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File #: 2019-2214    Version:
Type: Resolution Status: Passed Finally
File created: 10/22/2019 In control: Committee on Finance and Law
On agenda: 10/22/2019 Final action: 12/17/2019
Enactment date: 12/17/2019 Enactment #: 843
Effective date: 12/23/2019    
Title: Resolution Recognizing Racism as a Public Health Crisis. (Post Agenda and Public Hearing held 12/5/19)
Sponsors: Reverend Ricky V. Burgess, R. Daniel Lavelle, Bruce A. Kraus
Attachments: 1. 2019-2214 Greater Than Racism Presentation

Title

Resolution Recognizing Racism as a Public Health Crisis.

(Post Agenda and Public Hearing held 12/5/19)

 

Body

WHEREAS, race is a social construct with no biological basis socially constructed hierarchical categorization scheme with no biological basis that was created and is maintained to privilege those classified by their heritage, phenotype, linguistic traits, and other social markers as White; and,

 

WHEREAS, racism is a social system with multiple dimensions: individual racism is internalized or interpersonal; and systemic racism is institutional or structural, and is a system of structuring opportunity and assigning value based on the social interpretation of how one looks, which unfairly disadvantages some individuals and communities, while unfairly advantaging other individuals and communities, and saps the strength of the whole society through the waste of human resources , individual, interpersonal, institutional and structural, and is the stratification of resources (including but not limited to public infrastructure, educational opportunities, first responder services, commercial contracts, individual job offers, healthcare, interpersonal social capital) across the hierarchical racial classification scheme such that Whites, as a collective, maintain more material, political and cultural resources than groups classified as people of color, particularly Black and Indigenous populations; and,

 

WHEREAS, racism manifests in distinct ways across other social classifications (e.g. gender, class, (dis)ability, immigration status) it collectively reinforces the racial hierarchy which weakens the strength of the whole society through unrealized human resources and social strife; and,

 

WHEREAS, racism causes persistent racial discrimination in housing, education, employment and criminal justice; and an emerging body of research demonstrates that racism is a social determinant of health; and,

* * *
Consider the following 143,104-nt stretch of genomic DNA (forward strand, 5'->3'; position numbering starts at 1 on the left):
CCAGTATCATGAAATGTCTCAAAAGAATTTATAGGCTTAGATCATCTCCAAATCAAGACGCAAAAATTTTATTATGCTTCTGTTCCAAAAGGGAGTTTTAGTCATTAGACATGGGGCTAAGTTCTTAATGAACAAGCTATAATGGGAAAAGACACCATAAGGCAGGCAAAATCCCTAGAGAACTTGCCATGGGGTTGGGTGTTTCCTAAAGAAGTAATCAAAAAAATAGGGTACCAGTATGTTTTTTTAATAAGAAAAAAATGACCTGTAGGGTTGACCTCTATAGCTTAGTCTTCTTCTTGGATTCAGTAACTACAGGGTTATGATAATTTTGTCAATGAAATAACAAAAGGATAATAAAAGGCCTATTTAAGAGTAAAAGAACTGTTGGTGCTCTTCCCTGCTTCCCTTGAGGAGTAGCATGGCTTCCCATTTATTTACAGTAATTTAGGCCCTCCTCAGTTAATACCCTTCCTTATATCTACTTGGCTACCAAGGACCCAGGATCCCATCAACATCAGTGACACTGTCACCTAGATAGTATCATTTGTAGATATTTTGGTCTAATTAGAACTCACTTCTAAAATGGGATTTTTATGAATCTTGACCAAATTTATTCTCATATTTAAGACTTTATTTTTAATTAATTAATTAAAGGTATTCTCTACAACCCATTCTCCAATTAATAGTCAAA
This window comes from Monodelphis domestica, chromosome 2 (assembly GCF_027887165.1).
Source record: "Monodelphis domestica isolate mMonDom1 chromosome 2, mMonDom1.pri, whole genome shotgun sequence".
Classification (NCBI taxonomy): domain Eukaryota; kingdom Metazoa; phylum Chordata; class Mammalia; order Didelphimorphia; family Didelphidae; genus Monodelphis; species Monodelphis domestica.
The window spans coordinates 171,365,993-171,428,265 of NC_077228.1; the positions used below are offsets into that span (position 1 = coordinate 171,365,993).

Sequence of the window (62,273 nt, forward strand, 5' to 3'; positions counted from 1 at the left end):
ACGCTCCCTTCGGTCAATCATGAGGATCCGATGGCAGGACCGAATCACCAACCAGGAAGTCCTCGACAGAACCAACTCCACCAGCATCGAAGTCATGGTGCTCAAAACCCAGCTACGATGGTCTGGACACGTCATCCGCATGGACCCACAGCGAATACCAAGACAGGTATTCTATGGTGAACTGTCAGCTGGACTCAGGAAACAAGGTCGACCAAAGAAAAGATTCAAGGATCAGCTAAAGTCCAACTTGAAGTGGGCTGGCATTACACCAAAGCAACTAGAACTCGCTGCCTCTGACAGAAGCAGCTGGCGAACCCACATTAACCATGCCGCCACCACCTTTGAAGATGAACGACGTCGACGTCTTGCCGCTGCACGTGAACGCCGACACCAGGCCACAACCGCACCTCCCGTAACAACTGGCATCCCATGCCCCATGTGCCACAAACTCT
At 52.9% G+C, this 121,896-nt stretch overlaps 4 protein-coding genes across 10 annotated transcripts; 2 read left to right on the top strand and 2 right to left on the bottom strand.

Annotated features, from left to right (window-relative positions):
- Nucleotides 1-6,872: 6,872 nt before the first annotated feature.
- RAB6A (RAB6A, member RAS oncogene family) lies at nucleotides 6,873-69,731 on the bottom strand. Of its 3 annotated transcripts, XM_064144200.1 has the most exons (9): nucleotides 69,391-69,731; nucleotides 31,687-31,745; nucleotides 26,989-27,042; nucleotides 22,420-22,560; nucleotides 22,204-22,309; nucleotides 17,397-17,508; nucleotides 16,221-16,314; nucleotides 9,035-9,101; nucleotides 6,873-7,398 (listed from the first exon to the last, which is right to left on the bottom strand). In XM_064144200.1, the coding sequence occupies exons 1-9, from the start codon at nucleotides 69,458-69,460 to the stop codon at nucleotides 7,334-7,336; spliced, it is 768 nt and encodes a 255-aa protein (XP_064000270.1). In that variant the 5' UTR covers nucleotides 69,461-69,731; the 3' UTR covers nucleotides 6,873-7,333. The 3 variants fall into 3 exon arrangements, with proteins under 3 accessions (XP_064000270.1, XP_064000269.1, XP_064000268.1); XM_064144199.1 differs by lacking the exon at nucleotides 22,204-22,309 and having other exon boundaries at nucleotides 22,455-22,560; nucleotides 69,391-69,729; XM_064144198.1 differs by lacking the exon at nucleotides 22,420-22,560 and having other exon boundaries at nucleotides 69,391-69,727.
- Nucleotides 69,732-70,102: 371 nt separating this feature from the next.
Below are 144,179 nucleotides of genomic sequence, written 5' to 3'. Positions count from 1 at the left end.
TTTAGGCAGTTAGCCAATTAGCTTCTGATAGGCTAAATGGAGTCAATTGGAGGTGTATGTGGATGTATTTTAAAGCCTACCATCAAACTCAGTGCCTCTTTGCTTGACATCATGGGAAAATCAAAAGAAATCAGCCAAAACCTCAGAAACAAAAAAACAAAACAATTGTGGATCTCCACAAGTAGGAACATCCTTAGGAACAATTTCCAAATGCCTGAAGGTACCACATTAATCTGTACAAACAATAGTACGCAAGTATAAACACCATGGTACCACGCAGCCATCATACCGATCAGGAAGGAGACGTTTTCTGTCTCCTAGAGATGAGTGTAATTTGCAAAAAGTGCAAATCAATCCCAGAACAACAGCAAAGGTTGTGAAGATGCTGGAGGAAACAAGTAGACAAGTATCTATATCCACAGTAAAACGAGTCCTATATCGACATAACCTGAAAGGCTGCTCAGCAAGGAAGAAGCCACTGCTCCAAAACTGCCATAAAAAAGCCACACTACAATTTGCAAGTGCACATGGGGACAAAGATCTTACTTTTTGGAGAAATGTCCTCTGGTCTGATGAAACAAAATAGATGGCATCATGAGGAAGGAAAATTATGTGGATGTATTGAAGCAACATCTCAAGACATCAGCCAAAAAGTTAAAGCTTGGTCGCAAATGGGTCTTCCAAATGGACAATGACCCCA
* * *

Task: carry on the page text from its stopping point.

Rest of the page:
WHEREAS, more than 100 studies have linked racism to worse health outcomes; and,

 

WHEREAS, in Pittsburgh  the highest excess death rates exist for African American at every stage in the life course  and our infant mortality rate for infants of  black women is dangerously high and,

 

WHEREAS, African-American identities are intersectional and LGBTQIA+ communities face some of the greatest disparities in terms of health, employment, housing, and safety; and,

 

WHEREAS, Pittsburgh must address persistent disparities in health outcomes, and the social, economic, educational and environmental inequities that contribute to them and,

 

WHEREAS, public health’s responsibilities to address racism include reshaping our discourse and agenda so that we all actively engage in racial justice work; and,

 

WHEREAS, while there is no epidemiologic definition of “crisis”, the health impact of racism clearly rises to the definition proposed by Galea: “The problem must affect large numbers of people, it must threaten health over the long-term, and it must require the adoption of largescale solutions”

 

NOW, THEREFORE, BE IT RESOLVED that Mayor and City Council acknowledge that racism and its intergenerational effects are a public health crisis in Pittsburgh and the United States and supports the following statements to advocate for equitable policies and inform our public discourse on racism in the City of Pittsburgh as Pittsburgh strives to be an “All-In” City.

 

1. Assert that racism is a public health crisis affecting our entire society.

2. Continue creating internal policy and procedures to ensure racial equity is a core element of the City of Pittsburgh and in collaboration with other relevant parties, communicate results of assessments, and determine appropriate intervals for reassessment.

3. Continue identifying specific activities to increase diversity and to incorporate antiracism principles across leadership, staffing and contracting.

4. Incorporate into organizational work plans educational efforts to address and dismantle racism, expand the understanding of racism, and how racism affects individual and population health, and provide tools to assist members of local government to engage actively and authentically with communities of color.

5. Advocate for relevant policies that improve health in communities of color, including the “Black Mamas Matter” policy agenda, and supports local, state, and federal initiatives that advance social justice, while also encouraging individual advocacy to dismantle systemic racism.

6. Work to build alliances and partnerships with other governmental agencies and organizations that are confronting racism and those supporting and contributing to African American arts and culture, and encourages other local, state and national entities to recognize racism as a public health threat.